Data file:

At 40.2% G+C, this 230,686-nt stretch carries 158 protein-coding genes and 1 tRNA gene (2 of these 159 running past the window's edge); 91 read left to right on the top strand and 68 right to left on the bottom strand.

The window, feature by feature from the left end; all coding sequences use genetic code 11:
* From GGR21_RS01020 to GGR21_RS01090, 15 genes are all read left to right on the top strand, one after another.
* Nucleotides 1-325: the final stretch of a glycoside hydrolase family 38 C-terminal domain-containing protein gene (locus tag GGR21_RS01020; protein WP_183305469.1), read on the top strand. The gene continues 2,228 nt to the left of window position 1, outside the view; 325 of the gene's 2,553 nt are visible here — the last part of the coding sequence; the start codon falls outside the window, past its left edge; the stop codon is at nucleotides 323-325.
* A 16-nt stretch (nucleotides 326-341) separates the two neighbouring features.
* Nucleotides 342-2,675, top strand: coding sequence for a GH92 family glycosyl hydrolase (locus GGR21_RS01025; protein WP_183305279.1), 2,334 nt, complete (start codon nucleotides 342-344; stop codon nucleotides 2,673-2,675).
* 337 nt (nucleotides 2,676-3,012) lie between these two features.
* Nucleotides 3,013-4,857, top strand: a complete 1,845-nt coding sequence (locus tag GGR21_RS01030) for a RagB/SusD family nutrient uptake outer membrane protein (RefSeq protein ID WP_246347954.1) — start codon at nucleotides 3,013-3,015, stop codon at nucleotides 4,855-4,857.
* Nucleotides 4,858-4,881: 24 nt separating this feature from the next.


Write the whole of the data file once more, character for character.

At 40.2% G+C, this 230,686-nt stretch carries 158 protein-coding genes and 1 tRNA gene (2 of these 159 running past the window's edge); 91 read left to right on the top strand and 68 right to left on the bottom strand.

The window, feature by feature from the left end; all coding sequences use genetic code 11:
* From GGR21_RS01020 to GGR21_RS01090, 15 genes are all read left to right on the top strand, one after another.
* Nucleotides 1-325: the final stretch of a glycoside hydrolase family 38 C-terminal domain-containing protein gene (locus tag GGR21_RS01020; protein WP_183305469.1), read on the top strand. The gene continues 2,228 nt to the left of window position 1, outside the view; 325 of the gene's 2,553 nt are visible here — the last part of the coding sequence; the start codon falls outside the window, past its left edge; the stop codon is at nucleotides 323-325.
* A 16-nt stretch (nucleotides 326-341) separates the two neighbouring features.
* Nucleotides 342-2,675, top strand: coding sequence for a GH92 family glycosyl hydrolase (locus GGR21_RS01025; protein WP_183305279.1), 2,334 nt, complete (start codon nucleotides 342-344; stop codon nucleotides 2,673-2,675).
* 337 nt (nucleotides 2,676-3,012) lie between these two features.
* Nucleotides 3,013-4,857, top strand: a complete 1,845-nt coding sequence (locus tag GGR21_RS01030) for a RagB/SusD family nutrient uptake outer membrane protein (RefSeq protein ID WP_246347954.1) — start codon at nucleotides 3,013-3,015, stop codon at nucleotides 4,855-4,857.
* Nucleotides 4,858-4,881: 24 nt separating this feature from the next.